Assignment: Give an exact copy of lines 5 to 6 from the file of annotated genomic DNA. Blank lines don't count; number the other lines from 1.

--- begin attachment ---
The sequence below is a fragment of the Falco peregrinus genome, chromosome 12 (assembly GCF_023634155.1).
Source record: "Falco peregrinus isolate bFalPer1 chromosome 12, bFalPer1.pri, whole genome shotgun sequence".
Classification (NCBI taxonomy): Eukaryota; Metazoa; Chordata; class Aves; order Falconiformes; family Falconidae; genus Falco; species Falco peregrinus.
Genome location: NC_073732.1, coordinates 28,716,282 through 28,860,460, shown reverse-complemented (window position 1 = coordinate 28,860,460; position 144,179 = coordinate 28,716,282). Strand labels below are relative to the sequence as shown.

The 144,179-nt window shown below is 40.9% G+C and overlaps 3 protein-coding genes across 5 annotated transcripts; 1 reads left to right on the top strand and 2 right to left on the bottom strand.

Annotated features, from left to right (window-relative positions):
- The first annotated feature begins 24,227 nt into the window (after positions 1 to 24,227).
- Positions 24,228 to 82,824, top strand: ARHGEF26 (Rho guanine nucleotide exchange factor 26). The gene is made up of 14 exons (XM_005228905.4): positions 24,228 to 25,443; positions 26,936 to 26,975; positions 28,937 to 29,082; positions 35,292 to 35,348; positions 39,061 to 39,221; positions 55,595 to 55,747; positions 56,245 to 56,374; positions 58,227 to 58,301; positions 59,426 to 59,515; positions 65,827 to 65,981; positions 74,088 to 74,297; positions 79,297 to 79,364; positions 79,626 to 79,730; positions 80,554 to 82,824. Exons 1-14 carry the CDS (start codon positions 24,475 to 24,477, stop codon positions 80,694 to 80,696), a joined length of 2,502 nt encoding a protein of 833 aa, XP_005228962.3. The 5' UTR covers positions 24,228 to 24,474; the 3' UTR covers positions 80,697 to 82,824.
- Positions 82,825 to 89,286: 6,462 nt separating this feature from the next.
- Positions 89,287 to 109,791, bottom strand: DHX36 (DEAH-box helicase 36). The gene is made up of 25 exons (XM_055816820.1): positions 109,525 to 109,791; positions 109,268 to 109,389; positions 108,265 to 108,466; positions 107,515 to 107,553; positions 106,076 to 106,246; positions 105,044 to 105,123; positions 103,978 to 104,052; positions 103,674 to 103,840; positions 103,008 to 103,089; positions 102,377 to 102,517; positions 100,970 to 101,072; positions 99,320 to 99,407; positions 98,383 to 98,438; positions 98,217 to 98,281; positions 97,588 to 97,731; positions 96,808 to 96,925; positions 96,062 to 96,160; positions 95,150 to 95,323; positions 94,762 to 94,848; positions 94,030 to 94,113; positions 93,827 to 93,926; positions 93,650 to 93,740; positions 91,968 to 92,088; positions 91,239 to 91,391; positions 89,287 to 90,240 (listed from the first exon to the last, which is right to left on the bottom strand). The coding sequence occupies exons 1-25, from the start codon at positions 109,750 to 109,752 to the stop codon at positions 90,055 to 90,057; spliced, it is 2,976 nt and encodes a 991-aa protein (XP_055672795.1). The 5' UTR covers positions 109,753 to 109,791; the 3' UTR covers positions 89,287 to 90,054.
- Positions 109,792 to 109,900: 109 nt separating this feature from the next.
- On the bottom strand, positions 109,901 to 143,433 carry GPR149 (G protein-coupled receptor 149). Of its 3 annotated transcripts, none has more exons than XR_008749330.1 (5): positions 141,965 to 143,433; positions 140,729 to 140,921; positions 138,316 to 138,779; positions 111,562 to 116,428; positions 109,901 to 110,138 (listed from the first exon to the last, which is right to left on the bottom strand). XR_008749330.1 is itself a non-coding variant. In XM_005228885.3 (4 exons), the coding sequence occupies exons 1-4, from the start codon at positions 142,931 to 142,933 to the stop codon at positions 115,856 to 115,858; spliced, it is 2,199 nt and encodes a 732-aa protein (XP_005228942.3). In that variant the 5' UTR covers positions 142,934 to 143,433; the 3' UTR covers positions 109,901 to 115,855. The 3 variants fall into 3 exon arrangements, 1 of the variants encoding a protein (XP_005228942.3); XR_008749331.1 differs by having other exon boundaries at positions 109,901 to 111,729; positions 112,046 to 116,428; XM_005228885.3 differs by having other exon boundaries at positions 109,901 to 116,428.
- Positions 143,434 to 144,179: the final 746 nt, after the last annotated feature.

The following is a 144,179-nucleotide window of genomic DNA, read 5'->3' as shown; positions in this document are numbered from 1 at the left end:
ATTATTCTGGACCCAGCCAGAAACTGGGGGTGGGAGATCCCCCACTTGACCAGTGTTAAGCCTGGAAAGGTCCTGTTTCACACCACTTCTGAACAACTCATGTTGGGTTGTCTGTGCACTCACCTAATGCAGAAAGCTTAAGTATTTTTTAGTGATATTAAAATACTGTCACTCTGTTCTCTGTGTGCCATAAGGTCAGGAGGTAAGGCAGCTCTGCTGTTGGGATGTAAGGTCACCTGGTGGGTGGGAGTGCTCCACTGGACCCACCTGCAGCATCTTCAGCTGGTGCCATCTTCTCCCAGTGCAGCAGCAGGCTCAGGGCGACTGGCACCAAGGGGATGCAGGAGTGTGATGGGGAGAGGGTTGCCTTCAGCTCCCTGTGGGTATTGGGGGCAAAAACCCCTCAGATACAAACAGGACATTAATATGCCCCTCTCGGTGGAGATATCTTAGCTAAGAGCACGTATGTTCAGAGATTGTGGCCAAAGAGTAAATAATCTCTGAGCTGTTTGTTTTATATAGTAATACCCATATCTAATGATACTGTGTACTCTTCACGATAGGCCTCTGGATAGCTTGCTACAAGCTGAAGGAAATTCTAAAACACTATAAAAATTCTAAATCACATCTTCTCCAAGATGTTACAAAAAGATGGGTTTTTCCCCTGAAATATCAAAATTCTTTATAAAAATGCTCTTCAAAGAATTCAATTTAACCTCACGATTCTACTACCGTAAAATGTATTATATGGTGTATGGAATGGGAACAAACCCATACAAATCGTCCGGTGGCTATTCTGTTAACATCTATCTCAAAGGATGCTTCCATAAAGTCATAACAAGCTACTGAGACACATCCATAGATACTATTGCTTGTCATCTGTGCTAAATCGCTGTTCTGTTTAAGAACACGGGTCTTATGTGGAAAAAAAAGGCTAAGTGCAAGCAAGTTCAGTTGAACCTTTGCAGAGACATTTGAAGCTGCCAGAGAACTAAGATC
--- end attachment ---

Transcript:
The 144,179-nt window shown below is 40.9% G+C and overlaps 3 protein-coding genes across 5 annotated transcripts; 1 reads left to right on the top strand and 2 right to left on the bottom strand.

Annotated features, from left to right (window-relative positions):